Keywords: Personality Traits, Cooperation, Effort Provision
    Date: 2013
  10. By: Bicskei, Marianna; Lankau, Matthias; Bizer, Kilian
    Abstract: Several studies have shown that social identity fosters the provision of public goods and enhances the willingness to reciprocate cooperative behavior of group members dependent on the social environment. Yet, the question of how social identity affects negative reciprocity in identityhomogeneous and -heterogeneous groups has received only little attention. Consequently, we seek to fill this gap by examining whether social identity affects individuals' willingness to sanction deviating group members in a public good context. Moreover, we devote particular attention to the role of anger-like emotions in negative reciprocity. To test our hypotheses we employ one-shot public good games in strategy method with induced social identity. Our results indicate that members of identity homogeneous groups punish much less often and in smaller amounts than of identity heterogeneous groups when they face contributions smaller than their own. We also find that anger-like emotions influence punishment behavior much stronger when individuals are matched with members of different identities than in identity homogenous groups. These findings contribute to the better understanding of the nature of social identity and its impact on reciprocity, improving economists ability to predict behavior taking emotions also into consideration. --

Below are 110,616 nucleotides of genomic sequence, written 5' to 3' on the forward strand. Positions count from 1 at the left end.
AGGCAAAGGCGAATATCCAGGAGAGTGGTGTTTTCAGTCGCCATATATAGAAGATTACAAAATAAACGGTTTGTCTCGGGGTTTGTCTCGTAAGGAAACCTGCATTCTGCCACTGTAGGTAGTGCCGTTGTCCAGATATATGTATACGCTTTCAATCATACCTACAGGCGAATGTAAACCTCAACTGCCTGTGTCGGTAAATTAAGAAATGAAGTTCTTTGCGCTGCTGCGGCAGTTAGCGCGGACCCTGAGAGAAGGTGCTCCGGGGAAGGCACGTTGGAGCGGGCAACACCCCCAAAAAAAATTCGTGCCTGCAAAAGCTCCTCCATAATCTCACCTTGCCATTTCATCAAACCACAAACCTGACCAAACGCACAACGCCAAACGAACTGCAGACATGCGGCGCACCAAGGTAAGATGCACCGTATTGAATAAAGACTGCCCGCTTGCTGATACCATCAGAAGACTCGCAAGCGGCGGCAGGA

Keywords: social identity,emotions,experiment,public goods,negative reciprocity
    Date: 2014
  11. By: Ado, Akifumi; Kurosaki, Takashi